Trauma-induced ulcers may result from burns, cuts, or surgical wounds that do not heal adequately.

Understanding the connection between these medical conditions and leg ulcers is crucial in addressing the underlying causes and implementing effective treatment strategies. A comprehensive evaluation by a healthcare professional is essential to determine the precise cause of the leg ulcer and tailor the treatment accordingly.

Leg ulcers are chronic sores that require careful management and treatment. By understanding the underlying causes related to vascular health, individuals and healthcare providers can take appropriate measures to address the condition.

Early diagnosis, proper wound care, and targeted treatment approaches are key to promoting healing and preventing complications. If you or someone you know is dealing with leg ulcers, seeking medical attention and guidance is crucial for a successful outcome. Remember, effective management of leg ulcers not only enhances healing but also improves overall well-being.

Types of Leg Ulcers

Venous Ulcers

Venous ulcers are the most common type of leg ulcers, accounting for approximately 70-90% of cases. They are typically a consequence of chronic venous insufficiency (CVI), which occurs when the valves in the leg veins are damaged or weakened, leading to impaired blood flow. Venous ulcers usually develop around the inner side of the lower leg, above the ankle.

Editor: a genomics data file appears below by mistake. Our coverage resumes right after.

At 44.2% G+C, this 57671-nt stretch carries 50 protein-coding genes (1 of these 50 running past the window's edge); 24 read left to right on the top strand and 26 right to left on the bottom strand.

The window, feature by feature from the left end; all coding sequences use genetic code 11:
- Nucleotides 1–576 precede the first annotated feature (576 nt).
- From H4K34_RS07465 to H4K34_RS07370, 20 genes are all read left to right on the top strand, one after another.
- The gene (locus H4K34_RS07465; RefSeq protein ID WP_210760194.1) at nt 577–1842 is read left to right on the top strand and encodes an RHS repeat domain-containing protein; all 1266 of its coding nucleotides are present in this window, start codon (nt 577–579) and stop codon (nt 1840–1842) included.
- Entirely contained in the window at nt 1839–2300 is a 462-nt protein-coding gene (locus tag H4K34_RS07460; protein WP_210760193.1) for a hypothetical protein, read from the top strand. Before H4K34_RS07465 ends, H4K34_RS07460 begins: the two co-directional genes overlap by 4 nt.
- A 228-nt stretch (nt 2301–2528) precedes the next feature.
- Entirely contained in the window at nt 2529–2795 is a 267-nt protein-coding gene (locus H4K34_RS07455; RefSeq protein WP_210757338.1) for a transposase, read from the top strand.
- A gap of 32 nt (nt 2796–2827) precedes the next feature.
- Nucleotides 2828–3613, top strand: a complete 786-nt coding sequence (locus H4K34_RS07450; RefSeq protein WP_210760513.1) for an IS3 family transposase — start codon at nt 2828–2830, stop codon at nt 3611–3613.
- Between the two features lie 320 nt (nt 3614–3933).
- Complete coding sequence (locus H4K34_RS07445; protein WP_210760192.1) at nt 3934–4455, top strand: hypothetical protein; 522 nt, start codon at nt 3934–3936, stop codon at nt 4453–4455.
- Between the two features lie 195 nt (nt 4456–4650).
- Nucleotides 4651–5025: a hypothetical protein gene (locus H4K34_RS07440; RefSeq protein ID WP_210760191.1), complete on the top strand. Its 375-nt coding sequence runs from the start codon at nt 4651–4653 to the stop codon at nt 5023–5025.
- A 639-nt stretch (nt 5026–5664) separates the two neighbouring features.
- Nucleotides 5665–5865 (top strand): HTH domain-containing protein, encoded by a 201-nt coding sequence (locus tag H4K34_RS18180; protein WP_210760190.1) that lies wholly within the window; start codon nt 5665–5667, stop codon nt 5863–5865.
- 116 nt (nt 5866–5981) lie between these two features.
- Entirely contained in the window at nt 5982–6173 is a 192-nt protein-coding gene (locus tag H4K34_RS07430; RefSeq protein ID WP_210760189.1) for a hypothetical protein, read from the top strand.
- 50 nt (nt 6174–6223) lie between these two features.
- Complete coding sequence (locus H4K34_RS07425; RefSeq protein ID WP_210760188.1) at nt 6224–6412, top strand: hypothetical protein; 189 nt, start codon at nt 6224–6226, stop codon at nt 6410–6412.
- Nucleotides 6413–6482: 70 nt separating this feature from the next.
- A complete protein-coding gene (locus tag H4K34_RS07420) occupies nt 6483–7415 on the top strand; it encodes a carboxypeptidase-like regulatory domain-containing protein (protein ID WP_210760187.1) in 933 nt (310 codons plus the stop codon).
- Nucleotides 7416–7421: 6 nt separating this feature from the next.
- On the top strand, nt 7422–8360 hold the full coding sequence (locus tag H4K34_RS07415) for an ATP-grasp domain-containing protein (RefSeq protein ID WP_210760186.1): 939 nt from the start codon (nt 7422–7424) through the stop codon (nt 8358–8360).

Their characteristics include:

  • Shallow, irregularly shaped wounds
  • Red or yellowish base
  • Swollen and discolored skin around the ulcer
  • Itching or pain in the affected area
  • Weeping of fluid from the ulcer
  • Worsening symptoms after prolonged standing or sitting

Arterial Ulcers

Arterial ulcers result from inadequate arterial blood supply to the legs and are commonly associated with peripheral arterial disease (PAD) or arterial insufficiency. PAD occurs when there is a buildup of plaque in the arteries, causing narrowing and reduced blood flow. Arterial ulcers typically develop on the feet, toes, or areas exposed to pressure or trauma.